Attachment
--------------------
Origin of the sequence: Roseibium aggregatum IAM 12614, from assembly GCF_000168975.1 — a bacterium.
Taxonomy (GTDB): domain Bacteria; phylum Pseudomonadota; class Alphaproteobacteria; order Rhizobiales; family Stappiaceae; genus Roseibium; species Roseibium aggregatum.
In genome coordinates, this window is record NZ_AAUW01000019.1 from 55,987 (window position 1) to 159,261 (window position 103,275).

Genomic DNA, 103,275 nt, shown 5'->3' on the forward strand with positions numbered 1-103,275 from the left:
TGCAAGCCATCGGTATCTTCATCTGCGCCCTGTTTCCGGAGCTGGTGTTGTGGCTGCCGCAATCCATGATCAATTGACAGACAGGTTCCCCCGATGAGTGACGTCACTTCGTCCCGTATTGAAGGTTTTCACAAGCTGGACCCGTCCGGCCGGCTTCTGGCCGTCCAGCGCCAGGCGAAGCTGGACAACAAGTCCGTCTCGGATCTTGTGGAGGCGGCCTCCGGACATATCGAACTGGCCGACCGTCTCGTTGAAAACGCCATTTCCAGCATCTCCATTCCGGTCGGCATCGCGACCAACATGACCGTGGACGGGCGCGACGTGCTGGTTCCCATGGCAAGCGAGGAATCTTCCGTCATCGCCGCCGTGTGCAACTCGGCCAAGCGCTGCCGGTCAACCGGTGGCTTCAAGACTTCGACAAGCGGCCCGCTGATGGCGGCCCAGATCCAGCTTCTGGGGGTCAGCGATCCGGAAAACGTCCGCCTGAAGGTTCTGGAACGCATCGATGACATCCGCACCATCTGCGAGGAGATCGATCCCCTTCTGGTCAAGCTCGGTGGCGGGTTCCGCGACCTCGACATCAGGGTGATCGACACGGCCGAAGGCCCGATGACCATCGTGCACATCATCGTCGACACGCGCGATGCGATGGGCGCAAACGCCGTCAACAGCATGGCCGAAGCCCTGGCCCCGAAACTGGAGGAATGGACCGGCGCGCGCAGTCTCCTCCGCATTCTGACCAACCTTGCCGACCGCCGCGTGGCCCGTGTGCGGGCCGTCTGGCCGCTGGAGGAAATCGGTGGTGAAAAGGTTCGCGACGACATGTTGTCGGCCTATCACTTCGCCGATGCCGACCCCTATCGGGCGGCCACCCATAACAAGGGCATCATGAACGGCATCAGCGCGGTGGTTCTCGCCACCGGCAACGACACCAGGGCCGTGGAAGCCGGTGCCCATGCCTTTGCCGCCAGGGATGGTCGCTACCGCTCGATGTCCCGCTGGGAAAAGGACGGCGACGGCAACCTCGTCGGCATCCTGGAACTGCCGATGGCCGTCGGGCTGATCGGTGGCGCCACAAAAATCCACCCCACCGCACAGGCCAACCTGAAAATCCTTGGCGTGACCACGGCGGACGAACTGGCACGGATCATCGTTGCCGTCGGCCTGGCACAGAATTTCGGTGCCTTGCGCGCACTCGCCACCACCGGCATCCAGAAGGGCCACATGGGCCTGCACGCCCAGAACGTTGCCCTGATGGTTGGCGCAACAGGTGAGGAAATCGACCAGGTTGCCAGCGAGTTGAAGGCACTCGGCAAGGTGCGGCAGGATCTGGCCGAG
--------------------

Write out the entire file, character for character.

Origin of the sequence: Roseibium aggregatum IAM 12614, from assembly GCF_000168975.1 — a bacterium.
Taxonomy (GTDB): domain Bacteria; phylum Pseudomonadota; class Alphaproteobacteria; order Rhizobiales; family Stappiaceae; genus Roseibium; species Roseibium aggregatum.
In genome coordinates, this window is record NZ_AAUW01000019.1 from 55,987 (window position 1) to 159,261 (window position 103,275).

Genomic DNA, 103,275 nt, shown 5'->3' on the forward strand with positions numbered 1-103,275 from the left:
TGCAAGCCATCGGTATCTTCATCTGCGCCCTGTTTCCGGAGCTGGTGTTGTGGCTGCCGCAATCCATGATCAATTGACAGACAGGTTCCCCCGATGAGTGACGTCACTTCGTCCCGTATTGAAGGTTTTCACAAGCTGGACCCGTCCGGCCGGCTTCTGGCCGTCCAGCGCCAGGCGAAGCTGGACAACAAGTCCGTCTCGGATCTTGTGGAGGCGGCCTCCGGACATATCGAACTGGCCGACCGTCTCGTTGAAAACGCCATTTCCAGCATCTCCATTCCGGTCGGCATCGCGACCAACATGACCGTGGACGGGCGCGACGTGCTGGTTCCCATGGCAAGCGAGGAATCTTCCGTCATCGCCGCCGTGTGCAACTCGGCCAAGCGCTGCCGGTCAACCGGTGGCTTCAAGACTTCGACAAGCGGCCCGCTGATGGCGGCCCAGATCCAGCTTCTGGGGGTCAGCGATCCGGAAAACGTCCGCCTGAAGGTTCTGGAACGCATCGATGACATCCGCACCATCTGCGAGGAGATCGATCCCCTTCTGGTCAAGCTCGGTGGCGGGTTCCGCGACCTCGACATCAGGGTGATCGACACGGCCGAAGGCCCGATGACCATCGTGCACATCATCGTCGACACGCGCGATGCGATGGGCGCAAACGCCGTCAACAGCATGGCCGAAGCCCTGGCCCCGAAACTGGAGGAATGGACCGGCGCGCGCAGTCTCCTCCGCATTCTGACCAACCTTGCCGACCGCCGCGTGGCCCGTGTGCGGGCCGTCTGGCCGCTGGAGGAAATCGGTGGTGAAAAGGTTCGCGACGACATGTTGTCGGCCTATCACTTCGCCGATGCCGACCCCTATCGGGCGGCCACCCATAACAAGGGCATCATGAACGGCATCAGCGCGGTGGTTCTCGCCACCGGCAACGACACCAGGGCCGTGGAAGCCGGTGCCCATGCCTTTGCCGCCAGGGATGGTCGCTACCGCTCGATGTCCCGCTGGGAAAAGGACGGCGACGGCAACCTCGTCGGCATCCTGGAACTGCCGATGGCCGTCGGGCTGATCGGTGGCGCCACAAAAATCCACCCCACCGCACAGGCCAACCTGAAAATCCTTGGCGTGACCACGGCGGACGAACTGGCACGGATCATCGTTGCCGTCGGCCTGGCACAGAATTTCGGTGCCTTGCGCGCACTCGCCACCACCGGCATCCAGAAGGGCCACATGGGCCTGCACGCCCAGAACGTTGCCCTGATGGTTGGCGCAACAGGTGAGGAAATCGACCAGGTTGCCAGCGAGTTGAAGGCACTCGGCAAGGTGCGGCAGGATCTGGCCGAG